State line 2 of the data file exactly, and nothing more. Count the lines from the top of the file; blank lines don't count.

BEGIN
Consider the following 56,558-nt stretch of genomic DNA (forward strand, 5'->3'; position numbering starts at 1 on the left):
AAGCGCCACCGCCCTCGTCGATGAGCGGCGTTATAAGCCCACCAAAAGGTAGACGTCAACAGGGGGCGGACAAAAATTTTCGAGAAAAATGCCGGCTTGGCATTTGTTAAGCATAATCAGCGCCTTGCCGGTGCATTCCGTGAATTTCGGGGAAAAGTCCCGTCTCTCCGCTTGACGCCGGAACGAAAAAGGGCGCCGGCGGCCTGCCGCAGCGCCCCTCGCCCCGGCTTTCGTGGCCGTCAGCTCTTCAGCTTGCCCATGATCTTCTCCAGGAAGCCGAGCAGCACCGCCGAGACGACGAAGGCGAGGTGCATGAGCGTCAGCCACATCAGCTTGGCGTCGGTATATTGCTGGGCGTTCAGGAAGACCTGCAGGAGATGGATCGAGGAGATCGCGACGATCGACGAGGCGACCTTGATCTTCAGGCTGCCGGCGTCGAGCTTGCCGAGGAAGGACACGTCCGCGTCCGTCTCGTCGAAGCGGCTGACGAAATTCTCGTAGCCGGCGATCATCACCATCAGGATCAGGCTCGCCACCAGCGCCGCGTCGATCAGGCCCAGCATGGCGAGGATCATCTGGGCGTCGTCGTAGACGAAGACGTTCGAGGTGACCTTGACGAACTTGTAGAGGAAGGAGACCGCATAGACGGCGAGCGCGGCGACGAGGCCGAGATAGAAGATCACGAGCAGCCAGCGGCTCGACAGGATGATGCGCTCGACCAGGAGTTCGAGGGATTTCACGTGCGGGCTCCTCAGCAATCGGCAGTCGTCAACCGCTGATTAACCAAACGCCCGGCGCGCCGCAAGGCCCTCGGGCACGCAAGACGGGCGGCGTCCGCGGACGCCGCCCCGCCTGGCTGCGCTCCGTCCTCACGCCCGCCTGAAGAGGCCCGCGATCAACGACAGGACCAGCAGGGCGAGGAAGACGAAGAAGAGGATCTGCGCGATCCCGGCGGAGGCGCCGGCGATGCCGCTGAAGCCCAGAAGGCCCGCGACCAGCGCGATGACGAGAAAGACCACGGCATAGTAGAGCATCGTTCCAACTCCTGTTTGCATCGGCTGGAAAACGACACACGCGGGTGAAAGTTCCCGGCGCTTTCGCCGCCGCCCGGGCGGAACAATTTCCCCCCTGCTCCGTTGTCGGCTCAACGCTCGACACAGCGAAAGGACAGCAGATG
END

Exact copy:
AAGCGCCACCGCCCTCGTCGATGAGCGGCGTTATAAGCCCACCAAAAGGTAGACGTCAACAGGGGGCGGACAAAAATTTTCGAGAAAAATGCCGGCTTGGCATTTGTTAAGCATAATCAGCGCCTTGCCGGTGCATTCCGTGAATTTCGGGGAAAAGTCCCGTCTCTCCGCTTGACGCCGGAACGAAAAAGGGCGCCGGCGGCCTGCCGCAGCGCCCCTCGCCCCGGCTTTCGTGGCCGTCAGCTCTTCAGCTTGCCCATGATCTTCTCCAGGAAGCCGAGCAGCACCGCCGAGACGACGAAGGCGAGGTGCATGAGCGTCAGCCACATCAGCTTGGCGTCGGTATATTGCTGGGCGTTCAGGAAGACCTGCAGGAGATGGATCGAGGAGATCGCGACGATCGACGAGGCGACCTTGATCTTCAGGCTGCCGGCGTCGAGCTTGCCGAGGAAGGACACGTCCGCGTCCGTCTCGTCGAAGCGGCTGACGAAATTCTCGTAGCCGGCGATCATCACCATCAGGATCAGGCTCGCCACCAGCGCCGCGTCGATCAGGCCCAGCATGGCGAGGATCATCTGGGCGTCGTCGTAGACGAAGACGTTCGAGGTGACCTTGACGAACTTGTAGAGGAAGGAGACCGCATAGACGGCGAGCGCGGCGACGAGGCCGAGATAGAAGATCACGAGCAGCCAGCGGCTCGACAGGATGATGCGCTCGACCAGGAGTTCGAGGGATTTCACGTGCGGGCTCCTCAGCAATCGGCAGTCGTCAACCGCTGATTAACCAAACGCCCGGCGCGCCGCAAGGCCCTCGGGCACGCAAGACGGGCGGCGTCCGCGGACGCCGCCCCGCCTGGCTGCGCTCCGTCCTCACGCCCGCCTGAAGAGGCCCGCGATCAACGACAGGACCAGCAGGGCGAGGAAGACGAAGAAGAGGATCTGCGCGATCCCGGCGGAGGCGCCGGCGATGCCGCTGAAGCCCAGAAGGCCCGCGACCAGCGCGATGACGAGAAAGACCACGGCATAGTAGAGCATCGTTCCAACTCCTGTTTGCATCGGCTGGAAAACGACACACGCGGGTGAAAGTTCCCGGCGCTTTCGCCGCCGCCCGGGCGGAACAATTTCCCCCCTGCTCCGTTGTCGGCTCAACGCTCGACACAGCGAAAGGACAGCAGATG